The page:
The Spiers and the Schafers are at odds again in book sixty-four, Dawn’s Family Feud. Jeff is coming for a visit, and Dawn is thrilled to see her brother and go on a family vacation. However, things get tense pretty quickly between Jeff and Mr. Spier, and Jeff defaults to his surly mode. When they ultimately go on vacation to Boston, the family is constantly split up, with Dawn, Jeff and their mom going to some places while Mary Anne and her father go to other places. Eventually, Richard and Sharon blow up at the kids about this, and everything comes to a head in a disastrous family portrait session. However, they also all make up during the portrait session, so it isn’t all bad!
Episode-ability: 8. I think that at some point in the series, it would be good to show Dawn and Mary Anne at odds. However, this is also kind of a recycled plot point so they may cover it if they ever get to the episodes in which Mr. Spier and Mrs. Schafer get married. Also, being as they seemed to have cut Jeff out of the series entirely, it might be strange to suddenly introduce him. However, if they did, I know that I would find his character so infuriating in the story. I was totally on board with Dawn: she was trying to be loyal to her brother, but also admitting that he was being a jerk much of the time for absolutely no reason at all!
In book 65, Stacey’s Big Crush, Stacey once again makes a questionable crush choice on an older man. This time she’s gone even older than Scott the Lifeguard. In this book, the object of her affections is the student teacher for her math class, twenty-two year old Wesley Ellenberg (but you can call him Wes). Stacey once again convinces herself that her crush returns her feelings, and she is able to justify why their MASSIVE age different (nine years… when one of those people is THIRTEEN) isn’t a problem. Of course, Stacey ends up with a broken heart… again.
Episode-ability: 2. As a teacher, I hope they never make this an episode. I was cringing constantly during this book, at both Stacey’s behavior and then towards the end at Wes’ behavior. Benefit of the doubt for Wes: has no idea Stacey has a little crush on him at first, and is simply asking her to essentially be a monitor. However, once he learns of the crush, he agrees to dance with her at the school dance until finally he has to pull her aside and discuss the fact that her crush is inappropriate. I really feel like this should’ve happened from the get go: as soon as he realized she was crushing on him, the conversation should’ve happened. In any case, I don’t think we need another Boy-Crazy Stacey episode.
In mystery nine, Kristy and the Haunted Mansion, the Krushers and the Bashers are on their way home from an away game when they get caught in a rainstorm. After getting turned around quite a bit, they try to retrace their steps (or tracks, as Charlie is driving), only to discover that the bridge they crossed over has washed away. They are able to take shelter in a old house run by a caretaker… and there they discover the mystery of Dorothy, a young woman who lived in the house who mysteriously disappeared. After her presumed death, locals report seeing strange happenings at the mansion and assume it’s a ghost.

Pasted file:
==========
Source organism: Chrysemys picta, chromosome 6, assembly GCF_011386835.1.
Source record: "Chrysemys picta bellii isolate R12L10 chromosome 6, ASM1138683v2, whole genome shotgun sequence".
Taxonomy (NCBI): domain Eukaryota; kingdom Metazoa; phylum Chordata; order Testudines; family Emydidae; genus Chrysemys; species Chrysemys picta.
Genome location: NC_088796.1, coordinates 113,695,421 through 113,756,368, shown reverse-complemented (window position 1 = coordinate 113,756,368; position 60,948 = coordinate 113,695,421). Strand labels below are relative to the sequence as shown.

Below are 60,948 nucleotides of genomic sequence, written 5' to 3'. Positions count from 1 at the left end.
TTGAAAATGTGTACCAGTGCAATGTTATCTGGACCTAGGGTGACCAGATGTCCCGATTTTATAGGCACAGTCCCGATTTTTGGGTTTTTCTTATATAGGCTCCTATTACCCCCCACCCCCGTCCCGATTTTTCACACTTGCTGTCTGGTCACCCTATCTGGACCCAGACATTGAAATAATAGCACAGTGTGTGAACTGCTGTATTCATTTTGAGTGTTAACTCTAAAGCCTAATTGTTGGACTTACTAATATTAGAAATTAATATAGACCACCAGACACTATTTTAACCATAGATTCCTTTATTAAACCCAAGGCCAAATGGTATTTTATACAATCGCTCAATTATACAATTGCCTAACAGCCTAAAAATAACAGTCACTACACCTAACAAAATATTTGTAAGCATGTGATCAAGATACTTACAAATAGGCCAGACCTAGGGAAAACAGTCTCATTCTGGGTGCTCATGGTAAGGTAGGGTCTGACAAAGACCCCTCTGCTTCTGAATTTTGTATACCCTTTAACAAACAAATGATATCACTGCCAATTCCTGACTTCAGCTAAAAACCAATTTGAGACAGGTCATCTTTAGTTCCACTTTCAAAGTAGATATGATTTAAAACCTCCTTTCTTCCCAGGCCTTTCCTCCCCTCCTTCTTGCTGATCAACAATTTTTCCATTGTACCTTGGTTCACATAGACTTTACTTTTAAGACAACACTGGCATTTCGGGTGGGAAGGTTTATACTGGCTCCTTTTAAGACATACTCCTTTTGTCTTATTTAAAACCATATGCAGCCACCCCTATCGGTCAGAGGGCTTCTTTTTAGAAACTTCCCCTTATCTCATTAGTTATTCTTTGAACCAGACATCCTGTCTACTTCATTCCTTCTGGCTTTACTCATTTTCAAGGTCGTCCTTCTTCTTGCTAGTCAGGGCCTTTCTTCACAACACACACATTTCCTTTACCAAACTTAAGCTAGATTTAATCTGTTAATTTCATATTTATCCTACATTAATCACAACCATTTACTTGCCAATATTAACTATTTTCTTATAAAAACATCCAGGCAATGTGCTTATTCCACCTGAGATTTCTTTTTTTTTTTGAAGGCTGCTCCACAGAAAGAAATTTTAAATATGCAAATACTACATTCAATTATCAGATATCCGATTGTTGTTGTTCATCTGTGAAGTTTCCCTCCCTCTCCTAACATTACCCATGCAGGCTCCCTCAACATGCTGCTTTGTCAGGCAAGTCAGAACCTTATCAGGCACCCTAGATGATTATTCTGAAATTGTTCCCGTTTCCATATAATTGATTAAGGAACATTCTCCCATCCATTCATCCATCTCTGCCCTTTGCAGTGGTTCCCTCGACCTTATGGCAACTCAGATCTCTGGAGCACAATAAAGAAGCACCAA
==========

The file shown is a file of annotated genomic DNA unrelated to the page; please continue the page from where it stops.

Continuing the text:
Meanwhile, back in Stoneybrook, everyone is worried about Kristy and her crew. The house they are staying in doesn’t have a phone, and they aren’t able to get in touch with anyone, leaving everyone else stuck in the storm with nothing to do.
Episode-ability: 4. Because of lack of character growth, I don’t think this would make a good episode. However, I also want to see it! I think it would be really fun to watch them spend the night in the “haunted” house!
In Super Special 10, Sea City Here We Come, it’s once again time for the annual Pike family trip to Sea City! This time Mallory and Jessi are the sitters, and Stacey is helping Mrs. Barrett who is renting the house next door. The rest of the BSC is invited for the second week of the trip, but first they have their own summer plans to get through. Claudia is in summer school, Mary Anne and Dawn are running a mini-camp and Kristy is trying to get through one last game of the Kristen’s versus the Bashers with a smaller-than-usual team. Once they all reunite in Sea City, a hurricane threatens to ruin their good time.
Episode-abilty: 4. There was just way too much going on in this book to make a good episode. And honestly as Super Specials go, it was a little lackluster. There were too many narrators and that made it hard to really get into any one storyline. And even the main plot of the hurricane was practically over before it had begun. There was a small amount of tension associated it but ultimately nothing really happened.
Reader’s Request: Logan Bruno, Boy Babysitter is the first book that I have to admit I kind of skimmed my way through. It covered Logan’s involvement with a group of “bad boys” at school (seriously they are literally called The Badd Boyz). Trust me when I say you already know how this goes: Logan makes some questionable choices, it negatively affects his relationships with the people worth being friends with, he gets in trouble and vows not to hang out with a group like that again.
Episode-ability: 1. I’m just going to be completely biased and say because I didn’t like this book, I don’t want it to be an episode. Not that I don’t like the Logan from the show, but it’s not about him. We don’t really need to go there. There’s plenty of Logan material to be had in conjunction with Mary Anne. Stick to that!
And so we finish this latest installment. Moving on to books 66-70 and whatever extras come with that section! Already thinking of moving on to Sweet Valley High (which I never actually read as a kid) or R.L. Stine’s Fear Street books (which I loved) after I finish all of these… but that’s way down the road at this point, and perhaps a project for 2021.